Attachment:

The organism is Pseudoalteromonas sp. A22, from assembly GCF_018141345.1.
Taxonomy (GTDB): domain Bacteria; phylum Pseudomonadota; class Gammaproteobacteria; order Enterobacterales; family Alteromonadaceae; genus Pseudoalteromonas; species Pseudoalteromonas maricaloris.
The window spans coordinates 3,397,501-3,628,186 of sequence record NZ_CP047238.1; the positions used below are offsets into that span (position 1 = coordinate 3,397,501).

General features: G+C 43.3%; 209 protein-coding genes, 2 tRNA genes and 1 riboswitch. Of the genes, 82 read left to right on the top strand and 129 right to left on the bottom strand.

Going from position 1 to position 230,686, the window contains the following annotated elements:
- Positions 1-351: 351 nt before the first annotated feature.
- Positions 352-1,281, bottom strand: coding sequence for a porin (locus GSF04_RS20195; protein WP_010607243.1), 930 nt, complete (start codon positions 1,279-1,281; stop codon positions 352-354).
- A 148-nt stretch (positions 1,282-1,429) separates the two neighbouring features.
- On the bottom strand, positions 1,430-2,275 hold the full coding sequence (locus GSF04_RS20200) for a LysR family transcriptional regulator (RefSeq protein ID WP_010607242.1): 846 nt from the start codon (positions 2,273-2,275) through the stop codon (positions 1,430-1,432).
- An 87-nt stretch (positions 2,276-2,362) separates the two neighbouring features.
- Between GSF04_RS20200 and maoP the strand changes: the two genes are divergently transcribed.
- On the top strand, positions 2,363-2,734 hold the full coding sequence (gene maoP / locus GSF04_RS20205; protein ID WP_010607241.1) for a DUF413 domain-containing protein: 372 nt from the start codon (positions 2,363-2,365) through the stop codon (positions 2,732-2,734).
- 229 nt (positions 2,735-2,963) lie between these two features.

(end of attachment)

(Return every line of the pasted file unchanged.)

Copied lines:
The organism is Pseudoalteromonas sp. A22, from assembly GCF_018141345.1.
Taxonomy (GTDB): domain Bacteria; phylum Pseudomonadota; class Gammaproteobacteria; order Enterobacterales; family Alteromonadaceae; genus Pseudoalteromonas; species Pseudoalteromonas maricaloris.
The window spans coordinates 3,397,501-3,628,186 of sequence record NZ_CP047238.1; the positions used below are offsets into that span (position 1 = coordinate 3,397,501).

General features: G+C 43.3%; 209 protein-coding genes, 2 tRNA genes and 1 riboswitch. Of the genes, 82 read left to right on the top strand and 129 right to left on the bottom strand.

Going from position 1 to position 230,686, the window contains the following annotated elements:
- Positions 1-351: 351 nt before the first annotated feature.
- Positions 352-1,281, bottom strand: coding sequence for a porin (locus GSF04_RS20195; protein WP_010607243.1), 930 nt, complete (start codon positions 1,279-1,281; stop codon positions 352-354).
- A 148-nt stretch (positions 1,282-1,429) separates the two neighbouring features.
- On the bottom strand, positions 1,430-2,275 hold the full coding sequence (locus GSF04_RS20200) for a LysR family transcriptional regulator (RefSeq protein ID WP_010607242.1): 846 nt from the start codon (positions 2,273-2,275) through the stop codon (positions 1,430-1,432).
- An 87-nt stretch (positions 2,276-2,362) separates the two neighbouring features.
- Between GSF04_RS20200 and maoP the strand changes: the two genes are divergently transcribed.
- On the top strand, positions 2,363-2,734 hold the full coding sequence (gene maoP / locus GSF04_RS20205; protein ID WP_010607241.1) for a DUF413 domain-containing protein: 372 nt from the start codon (positions 2,363-2,365) through the stop codon (positions 2,732-2,734).
- 229 nt (positions 2,735-2,963) lie between these two features.